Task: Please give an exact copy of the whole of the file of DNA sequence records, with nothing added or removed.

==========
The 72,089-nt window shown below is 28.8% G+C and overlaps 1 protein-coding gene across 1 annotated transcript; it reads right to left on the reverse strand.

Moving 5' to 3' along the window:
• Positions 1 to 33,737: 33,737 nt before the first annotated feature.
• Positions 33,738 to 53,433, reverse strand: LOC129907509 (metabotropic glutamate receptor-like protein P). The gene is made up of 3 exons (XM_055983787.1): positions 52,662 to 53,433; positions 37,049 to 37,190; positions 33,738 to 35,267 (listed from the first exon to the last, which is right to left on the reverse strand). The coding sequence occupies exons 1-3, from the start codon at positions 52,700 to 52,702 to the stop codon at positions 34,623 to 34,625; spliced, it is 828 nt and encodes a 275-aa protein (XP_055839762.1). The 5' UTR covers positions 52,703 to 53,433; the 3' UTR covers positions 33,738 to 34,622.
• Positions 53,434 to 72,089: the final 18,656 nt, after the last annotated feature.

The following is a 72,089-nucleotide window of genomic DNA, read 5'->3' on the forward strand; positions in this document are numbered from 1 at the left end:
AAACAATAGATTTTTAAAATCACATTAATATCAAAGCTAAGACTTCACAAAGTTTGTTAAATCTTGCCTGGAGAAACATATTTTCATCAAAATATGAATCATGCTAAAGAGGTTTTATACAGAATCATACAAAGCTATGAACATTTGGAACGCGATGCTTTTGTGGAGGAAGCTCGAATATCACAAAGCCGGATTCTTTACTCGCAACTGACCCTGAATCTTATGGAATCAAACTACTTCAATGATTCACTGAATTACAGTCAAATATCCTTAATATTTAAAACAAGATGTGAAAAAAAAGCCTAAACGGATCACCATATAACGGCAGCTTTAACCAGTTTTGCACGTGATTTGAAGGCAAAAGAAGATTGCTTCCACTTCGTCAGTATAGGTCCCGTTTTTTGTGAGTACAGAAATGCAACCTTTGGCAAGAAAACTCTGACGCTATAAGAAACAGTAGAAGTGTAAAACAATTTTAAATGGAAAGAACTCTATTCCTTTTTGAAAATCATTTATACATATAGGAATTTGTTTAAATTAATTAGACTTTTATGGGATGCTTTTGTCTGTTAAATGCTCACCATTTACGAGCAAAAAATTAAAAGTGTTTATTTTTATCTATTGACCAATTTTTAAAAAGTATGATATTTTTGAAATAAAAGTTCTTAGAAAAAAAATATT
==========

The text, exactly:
The 72,089-nt window shown below is 28.8% G+C and overlaps 1 protein-coding gene across 1 annotated transcript; it reads right to left on the reverse strand.

Moving 5' to 3' along the window:
• Positions 1 to 33,737: 33,737 nt before the first annotated feature.
• Positions 33,738 to 53,433, reverse strand: LOC129907509 (metabotropic glutamate receptor-like protein P). The gene is made up of 3 exons (XM_055983787.1): positions 52,662 to 53,433; positions 37,049 to 37,190; positions 33,738 to 35,267 (listed from the first exon to the last, which is right to left on the reverse strand). The coding sequence occupies exons 1-3, from the start codon at positions 52,700 to 52,702 to the stop codon at positions 34,623 to 34,625; spliced, it is 828 nt and encodes a 275-aa protein (XP_055839762.1). The 5' UTR covers positions 52,703 to 53,433; the 3' UTR covers positions 33,738 to 34,622.
• Positions 53,434 to 72,089: the final 18,656 nt, after the last annotated feature.

The following is a 72,089-nucleotide window of genomic DNA, read 5'->3' on the forward strand; positions in this document are numbered from 1 at the left end:
AAACAATAGATTTTTAAAATCACATTAATATCAAAGCTAAGACTTCACAAAGTTTGTTAAATCTTGCCTGGAGAAACATATTTTCATCAAAATATGAATCATGCTAAAGAGGTTTTATACAGAATCATACAAAGCTATGAACATTTGGAACGCGATGCTTTTGTGGAGGAAGCTCGAATATCACAAAGCCGGATTCTTTACTCGCAACTGACCCTGAATCTTATGGAATCAAACTACTTCAATGATTCACTGAATTACAGTCAAATATCCTTAATATTTAAAACAAGATGTGAAAAAAAAGCCTAAACGGATCACCATATAACGGCAGCTTTAACCAGTTTTGCACGTGATTTGAAGGCAAAAGAAGATTGCTTCCACTTCGTCAGTATAGGTCCCGTTTTTTGTGAGTACAGAAATGCAACCTTTGGCAAGAAAACTCTGACGCTATAAGAAACAGTAGAAGTGTAAAACAATTTTAAATGGAAAGAACTCTATTCCTTTTTGAAAATCATTTATACATATAGGAATTTGTTTAAATTAATTAGACTTTTATGGGATGCTTTTGTCTGTTAAATGCTCACCATTTACGAGCAAAAAATTAAAAGTGTTTATTTTTATCTATTGACCAATTTTTAAAAAGTATGATATTTTTGAAATAAAAGTTCTTAGAAAAAAAATATT